• Flat or high arch
  • Over pronation
  • Obesity
  • Ill-fitting shoes: Worn out shoes or those providing inadequate support to the heel or foot arch
  • Tight shoes pressing at the back of the heel (pump bump) may lead to posterior spur formation
  • Acute injury leading to plantar fascia detachment


Sub-calcaneal or inferior heel spur:

Symptoms usually result from the spur impinging on the neighboring soft tissues, leading to injury and inflammation. The bottom of the heel is painful and tender. Pain may develop gradually and may become quite disabling if not attended to properly. It is particularly worse on taking the first steps in the morning or on standing up after a period of rest. It diminishes with activity as the tightened ligament warms up. Walking on hard surfaces or lifting heavy loads exacerbates the symptoms.

Posterior Heel spurs:

There is pain at the back of the heel, made worse when the foot is pushed off the floor during walking. Wearing shoes becomes difficult as there is a prominent bump at the back of the heel.

The overlying skin area is tender on palpation, there may also be callus or corn formation.


The treatment basically consists of providing relief to the inflamed or damaged tissues, alleviating pain and preventing further trauma.

  • Rest is mandatory. Do not overexert, limit your activities to the minimum.
  • Place ice packs on the area to prevent swelling (in the first couple of days)
  • Use anti-inflammatory painkillers.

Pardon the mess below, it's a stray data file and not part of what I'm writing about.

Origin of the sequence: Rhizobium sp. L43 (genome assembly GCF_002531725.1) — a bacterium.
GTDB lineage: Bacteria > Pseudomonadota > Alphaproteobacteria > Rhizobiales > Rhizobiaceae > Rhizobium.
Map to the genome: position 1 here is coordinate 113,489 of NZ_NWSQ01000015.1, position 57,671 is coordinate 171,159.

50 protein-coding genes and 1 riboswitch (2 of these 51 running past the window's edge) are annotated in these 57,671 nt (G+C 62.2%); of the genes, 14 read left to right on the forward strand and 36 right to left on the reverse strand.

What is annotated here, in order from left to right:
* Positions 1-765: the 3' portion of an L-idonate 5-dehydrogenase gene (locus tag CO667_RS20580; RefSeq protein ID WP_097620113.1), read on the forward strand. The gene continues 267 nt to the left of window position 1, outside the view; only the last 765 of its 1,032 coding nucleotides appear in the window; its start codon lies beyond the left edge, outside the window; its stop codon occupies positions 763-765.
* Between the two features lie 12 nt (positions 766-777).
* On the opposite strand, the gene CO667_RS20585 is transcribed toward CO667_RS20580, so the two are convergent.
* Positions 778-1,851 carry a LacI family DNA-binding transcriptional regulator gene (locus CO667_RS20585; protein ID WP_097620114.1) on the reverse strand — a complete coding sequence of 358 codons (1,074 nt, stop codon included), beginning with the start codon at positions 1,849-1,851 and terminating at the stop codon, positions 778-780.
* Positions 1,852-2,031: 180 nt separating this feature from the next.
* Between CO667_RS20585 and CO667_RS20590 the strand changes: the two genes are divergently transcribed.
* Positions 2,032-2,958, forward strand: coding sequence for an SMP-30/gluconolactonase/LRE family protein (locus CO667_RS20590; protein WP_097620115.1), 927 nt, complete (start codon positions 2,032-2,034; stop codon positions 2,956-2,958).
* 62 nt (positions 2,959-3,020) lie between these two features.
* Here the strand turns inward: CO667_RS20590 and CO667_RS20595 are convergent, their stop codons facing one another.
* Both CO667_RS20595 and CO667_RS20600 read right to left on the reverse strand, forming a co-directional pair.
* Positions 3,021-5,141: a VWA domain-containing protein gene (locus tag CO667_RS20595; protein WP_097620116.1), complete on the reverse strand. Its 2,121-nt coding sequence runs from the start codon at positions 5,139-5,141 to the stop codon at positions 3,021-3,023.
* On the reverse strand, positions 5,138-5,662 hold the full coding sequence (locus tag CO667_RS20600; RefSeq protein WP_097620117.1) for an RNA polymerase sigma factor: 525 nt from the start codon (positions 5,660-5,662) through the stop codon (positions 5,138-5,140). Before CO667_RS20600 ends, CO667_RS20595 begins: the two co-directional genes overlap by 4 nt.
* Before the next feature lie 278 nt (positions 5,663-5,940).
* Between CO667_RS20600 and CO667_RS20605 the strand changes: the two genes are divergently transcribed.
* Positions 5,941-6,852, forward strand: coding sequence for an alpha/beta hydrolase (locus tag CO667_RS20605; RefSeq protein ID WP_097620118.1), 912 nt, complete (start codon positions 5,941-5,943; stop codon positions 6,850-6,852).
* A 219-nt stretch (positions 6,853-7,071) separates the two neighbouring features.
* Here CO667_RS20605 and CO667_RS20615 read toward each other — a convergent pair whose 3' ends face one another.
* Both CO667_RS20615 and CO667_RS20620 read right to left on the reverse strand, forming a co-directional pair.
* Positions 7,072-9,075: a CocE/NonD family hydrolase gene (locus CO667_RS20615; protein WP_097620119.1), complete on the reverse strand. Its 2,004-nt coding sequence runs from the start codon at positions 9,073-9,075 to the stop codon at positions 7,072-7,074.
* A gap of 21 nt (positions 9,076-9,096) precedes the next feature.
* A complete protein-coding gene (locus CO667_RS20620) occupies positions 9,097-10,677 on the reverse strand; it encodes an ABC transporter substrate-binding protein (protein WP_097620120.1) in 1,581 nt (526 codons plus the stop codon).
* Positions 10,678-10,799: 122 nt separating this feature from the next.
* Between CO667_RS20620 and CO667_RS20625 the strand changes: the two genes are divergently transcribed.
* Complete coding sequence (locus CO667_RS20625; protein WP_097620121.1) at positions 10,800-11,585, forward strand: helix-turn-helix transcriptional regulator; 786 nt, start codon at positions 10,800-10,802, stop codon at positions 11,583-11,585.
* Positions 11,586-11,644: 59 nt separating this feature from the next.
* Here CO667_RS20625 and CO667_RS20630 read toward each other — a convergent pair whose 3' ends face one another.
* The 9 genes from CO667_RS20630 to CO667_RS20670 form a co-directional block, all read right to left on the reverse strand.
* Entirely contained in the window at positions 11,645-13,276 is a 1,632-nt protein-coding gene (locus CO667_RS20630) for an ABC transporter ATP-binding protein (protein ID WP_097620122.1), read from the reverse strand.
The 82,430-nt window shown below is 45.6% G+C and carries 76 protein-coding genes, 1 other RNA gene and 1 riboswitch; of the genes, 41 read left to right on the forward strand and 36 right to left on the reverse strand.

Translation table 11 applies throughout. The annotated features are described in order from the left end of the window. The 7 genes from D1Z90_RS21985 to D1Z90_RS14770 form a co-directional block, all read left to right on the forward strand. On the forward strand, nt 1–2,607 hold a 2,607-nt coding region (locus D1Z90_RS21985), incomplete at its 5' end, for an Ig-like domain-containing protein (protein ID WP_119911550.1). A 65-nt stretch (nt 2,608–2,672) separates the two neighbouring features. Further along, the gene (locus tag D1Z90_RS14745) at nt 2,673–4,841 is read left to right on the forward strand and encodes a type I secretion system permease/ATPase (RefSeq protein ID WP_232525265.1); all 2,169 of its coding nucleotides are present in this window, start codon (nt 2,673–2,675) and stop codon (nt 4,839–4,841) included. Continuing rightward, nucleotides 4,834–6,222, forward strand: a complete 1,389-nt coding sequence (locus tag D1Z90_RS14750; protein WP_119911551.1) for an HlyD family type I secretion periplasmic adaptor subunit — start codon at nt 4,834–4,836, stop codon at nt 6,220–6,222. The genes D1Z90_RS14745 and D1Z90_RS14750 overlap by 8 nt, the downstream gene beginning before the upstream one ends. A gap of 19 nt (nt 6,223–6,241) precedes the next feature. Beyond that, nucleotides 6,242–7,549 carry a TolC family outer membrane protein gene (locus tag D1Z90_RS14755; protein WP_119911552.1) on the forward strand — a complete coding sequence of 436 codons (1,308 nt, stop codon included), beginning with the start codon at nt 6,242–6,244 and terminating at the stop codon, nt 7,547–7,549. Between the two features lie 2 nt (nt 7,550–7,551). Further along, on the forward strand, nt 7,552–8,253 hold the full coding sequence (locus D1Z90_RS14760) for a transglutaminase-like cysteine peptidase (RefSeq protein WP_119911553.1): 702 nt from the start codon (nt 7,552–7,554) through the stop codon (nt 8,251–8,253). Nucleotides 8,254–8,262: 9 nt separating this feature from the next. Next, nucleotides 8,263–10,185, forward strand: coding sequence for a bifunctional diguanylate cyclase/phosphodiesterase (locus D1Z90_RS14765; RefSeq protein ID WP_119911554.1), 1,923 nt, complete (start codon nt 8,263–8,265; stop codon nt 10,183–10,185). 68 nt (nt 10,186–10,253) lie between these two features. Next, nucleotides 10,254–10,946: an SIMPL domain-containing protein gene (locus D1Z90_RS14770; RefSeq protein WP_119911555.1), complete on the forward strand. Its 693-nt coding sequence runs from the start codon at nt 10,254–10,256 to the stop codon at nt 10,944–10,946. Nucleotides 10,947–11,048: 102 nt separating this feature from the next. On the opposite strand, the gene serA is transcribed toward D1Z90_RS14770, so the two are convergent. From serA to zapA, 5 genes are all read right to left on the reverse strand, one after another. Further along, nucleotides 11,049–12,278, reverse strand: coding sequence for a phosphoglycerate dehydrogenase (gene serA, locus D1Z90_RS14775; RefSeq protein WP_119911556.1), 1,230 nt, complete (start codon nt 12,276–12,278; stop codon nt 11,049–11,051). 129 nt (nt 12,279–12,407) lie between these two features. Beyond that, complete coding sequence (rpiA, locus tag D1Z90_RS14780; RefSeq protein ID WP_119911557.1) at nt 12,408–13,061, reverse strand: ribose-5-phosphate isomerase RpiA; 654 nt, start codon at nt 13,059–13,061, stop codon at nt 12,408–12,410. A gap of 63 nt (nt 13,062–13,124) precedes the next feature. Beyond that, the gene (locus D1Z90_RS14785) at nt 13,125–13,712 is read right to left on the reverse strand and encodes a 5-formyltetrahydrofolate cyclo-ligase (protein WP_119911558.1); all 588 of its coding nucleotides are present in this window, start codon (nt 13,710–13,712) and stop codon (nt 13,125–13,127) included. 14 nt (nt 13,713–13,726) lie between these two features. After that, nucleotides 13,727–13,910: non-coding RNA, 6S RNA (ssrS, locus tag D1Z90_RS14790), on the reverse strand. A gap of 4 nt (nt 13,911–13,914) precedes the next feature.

• Wear supportive and well-fitting shoes with adequate cushioning
  • Lose weight if that is a causative factor.

Orthotic insoles act twofold:

Supportive effect: They relieve the pressure and provide cushioning to the tender spot. Arch supports prevent excessive stretching of the plantar fascia when the heel lifts, preventing over stretching of the Achilles tendon.

Therapeutic effect: Orthotic insoles also help to correct any biomechanical, postural faults that may play a role in spur formation.


Stretching exercises to reduce stiffness in the calf muscles and plantar fascia help relieve the pain. Furthermore, exercises to strengthen the leg muscles and ligaments reduce the strain on their bony insertions.

A conservative approach usually works quite well in the management of heel spurs. In non-responding cases, steroid injections or even surgery may be required.

Steroid injections:

Steroid injections help alleviate local inflammation and its associated symptoms. However, repeated steroid injections weaken the ligaments and are implicated in plantar fat pad atrophy (the fatty tissue that cushions the heel).

Surgery is only rarely required. The surgical approach involves:

  • Releasing a part or all of the plantar fascia attachment to the calcaneus; this relieves the tension in the fascia and eliminates the traction force on the heel bone.
  • The spur itself may be removed as well.

Surgical treatment is usually very successful. However, if the causative factor is not removed, a heel spur may recur, even after surgical removal.